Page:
12. micknsnicks2mom

    micknsnicks2mom TCS Member Top Cat

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    the issue i have with those who choose not to vaccinate, is that doing that can pose serious and even in some cases fatal risks to other citizens -- who generally have no idea that they're even being exposed to, for example, measles.

    to an extent, they have the right to choose not to vaccinate. but they don't have the right to endanger other citizens.

    i was vaccinated as a child. i did contract chickenpox (i was 5 years old, so must not have been vaccinated yet), but not measles, mumps, or rubella. as an adult, i have an auto-immune disease. the last time, and the only time as an adult, i had a tetanus shot, i had an allergic reaction. i shudder to think of how my body might react to contracting the measles -- though having been vaccinated, i shouldn't need to worry about that.
     

  13. denice

    denice Advisor Staff Member Advisor

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    A young man from Ohio just testified for a Congressional committee about this. His mother is anti-vaccine. As soon as he turned 18 he got himself vaccinated. He said that his mother would only go to anti-vaccine websites for information and absolutely nowhere else.
     
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  14. micknsnicks2mom

    micknsnicks2mom TCS Member Top Cat

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    i saw a news segment with that young man, as well as a short piece of the Congressional testimony -- including some of his testimony. in the news segment, the young man said that he'd done quite a bit of research online into vaccines/vaccinations before he made his decision to get vaccinated. in his testimony, he said that at one point when he'd brought up vaccines with his mother and pointed to info about vaccines he'd found from medical sources that they are safe, his mother responded that 'that's what they want you to think'.

    that kind of sounds like something along the lines of thinking vaccines are some kind of conspiracy or such. :headshake:
     
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  15. doomsdave

    doomsdave TCS Member Top Cat

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    Last edited: Mar 6, 2019

  16. doomsdave

    doomsdave TCS Member Top Cat

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    You have touched on a central dilemma whenever anyone makes public policy about health. Hmm. Another thread coming on.

    Polls aren't perfect, but they allow people to register a preference if they want without "outing" their position on a controversial subject. I've found them to be an interesting way to gather data in this and other fora.

    Thanks for the correction about Helen Keller. Polio still sucks, and there's people still confined to iron lungs after surviving it. Refusal to vaccinate based on bogus non-science still should be a crime.



     
    Last edited: Mar 6, 2019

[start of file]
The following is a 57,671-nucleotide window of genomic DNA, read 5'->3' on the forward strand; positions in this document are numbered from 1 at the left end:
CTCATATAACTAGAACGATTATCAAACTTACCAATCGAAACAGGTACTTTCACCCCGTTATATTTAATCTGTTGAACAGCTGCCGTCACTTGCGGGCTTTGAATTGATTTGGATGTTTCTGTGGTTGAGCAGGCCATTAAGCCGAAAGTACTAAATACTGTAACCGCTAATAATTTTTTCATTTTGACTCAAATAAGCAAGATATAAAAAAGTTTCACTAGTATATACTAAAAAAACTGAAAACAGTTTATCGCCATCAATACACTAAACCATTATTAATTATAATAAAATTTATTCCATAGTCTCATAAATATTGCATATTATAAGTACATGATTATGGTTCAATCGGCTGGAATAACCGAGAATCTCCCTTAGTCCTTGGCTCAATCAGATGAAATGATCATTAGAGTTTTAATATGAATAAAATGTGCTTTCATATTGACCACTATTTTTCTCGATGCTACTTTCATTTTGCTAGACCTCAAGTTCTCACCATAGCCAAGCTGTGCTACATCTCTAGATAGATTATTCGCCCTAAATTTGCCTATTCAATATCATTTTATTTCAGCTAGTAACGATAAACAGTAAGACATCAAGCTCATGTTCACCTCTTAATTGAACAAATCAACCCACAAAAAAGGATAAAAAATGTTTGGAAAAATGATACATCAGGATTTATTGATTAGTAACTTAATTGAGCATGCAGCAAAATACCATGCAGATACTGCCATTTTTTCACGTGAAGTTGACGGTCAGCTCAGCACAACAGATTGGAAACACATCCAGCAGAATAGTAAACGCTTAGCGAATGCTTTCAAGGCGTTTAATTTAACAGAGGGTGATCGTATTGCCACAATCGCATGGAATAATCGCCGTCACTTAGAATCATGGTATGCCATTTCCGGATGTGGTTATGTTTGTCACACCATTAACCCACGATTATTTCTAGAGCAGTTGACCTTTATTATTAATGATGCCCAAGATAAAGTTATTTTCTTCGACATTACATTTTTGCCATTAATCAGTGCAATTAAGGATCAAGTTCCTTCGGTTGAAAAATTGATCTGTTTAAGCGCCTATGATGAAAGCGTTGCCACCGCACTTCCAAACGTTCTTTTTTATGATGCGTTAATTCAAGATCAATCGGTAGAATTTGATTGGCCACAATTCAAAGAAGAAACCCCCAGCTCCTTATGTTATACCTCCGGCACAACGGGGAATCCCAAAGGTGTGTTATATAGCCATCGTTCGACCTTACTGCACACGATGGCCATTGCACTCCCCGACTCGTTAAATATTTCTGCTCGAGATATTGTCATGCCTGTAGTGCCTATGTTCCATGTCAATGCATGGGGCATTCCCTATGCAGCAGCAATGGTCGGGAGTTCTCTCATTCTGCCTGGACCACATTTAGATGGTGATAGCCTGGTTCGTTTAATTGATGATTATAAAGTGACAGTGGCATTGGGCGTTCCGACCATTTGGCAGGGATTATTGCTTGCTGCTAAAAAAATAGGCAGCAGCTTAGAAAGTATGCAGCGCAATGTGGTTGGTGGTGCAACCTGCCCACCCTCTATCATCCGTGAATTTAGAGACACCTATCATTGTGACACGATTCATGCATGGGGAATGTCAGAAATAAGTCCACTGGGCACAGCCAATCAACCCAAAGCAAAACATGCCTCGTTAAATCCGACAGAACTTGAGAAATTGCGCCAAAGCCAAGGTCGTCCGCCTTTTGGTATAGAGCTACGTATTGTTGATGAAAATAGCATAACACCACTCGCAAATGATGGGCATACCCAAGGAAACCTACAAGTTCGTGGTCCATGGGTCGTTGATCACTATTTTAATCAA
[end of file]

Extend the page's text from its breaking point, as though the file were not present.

17. NY cat man

    NY cat man TCS Member Top Cat

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    When I was a kid, the only vaccines available were for polio (Salk), and smallpox- nothing else. As a result, I got measles, rubella, and chickenpox, and those were no fun at all. I wish those vaccines had been developed, but they were years in the future, and too late for me.
     
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  18. Willowy

    Willowy Thread Starter TCS Member Top Cat

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    If you're the age I think, they didn't have the chicken pox vaccine yet (it came out in the US in 1995). Yeah, I got chicken pox too. It honestly wasn't too bad for me, and every kid on base got it at the same time, so they canceled school and we all had a lot of fun :D. But of course everyone has a different reaction.

    We also got whooping cough. We were vaccinated but they don't vaccinate kids for it in Japan so it must have been a different strain than our vaccine had. That was BAD. You do NOT want to get that. I coughed so hard I threw up, and it lasted something like 3 months.

    My mom had rubella. She said it didn't bother her, but she had it at high school graduation so now she worries that one of the girls might have been pregnant and she was responsible for someone having birth defects :/.

    I don't think my parents got measles or mumps. The vaccines didn't come out until 1963 (measles) and 1967 (mumps) so they must have gotten lucky. I'll have to ask them.

    My parents grew up in a tropical country, so they got vaccinated for all kinds of stuff most Americans don't even think of, like yellow fever and tuberculosis and smallpox. So if we ever have a bioterrorist smallpox epidemic, they can take care of us ;).
     
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  19. Willowy

    Willowy Thread Starter TCS Member Top Cat

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    As for autism, my youngest brother is on the spectrum. Well, I think we all are, but he's the only one who has been officially diagnosed. My mom has slight anti-vax tendencies and he was not vaccinated at all until he was around 2, when the Navy forced her to have it done. He was definitely showing signs of being on the spectrum before he was vaccinated.

    It's really just a matter of bad timing---autism symptoms usually show up the strongest around 18 months, and that's when kids get a lot of vaccines too.
     
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  20. doomsdave

    doomsdave TCS Member Top Cat

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    I remember going to the skating rink in or around 1970 for the mass vaccinations against Rubella, which was reported to cause birth defects in the babies of women who got it during pregnancy.

    Hope it helped; no record that it hurt anyone.
     
    Last edited: Mar 6, 2019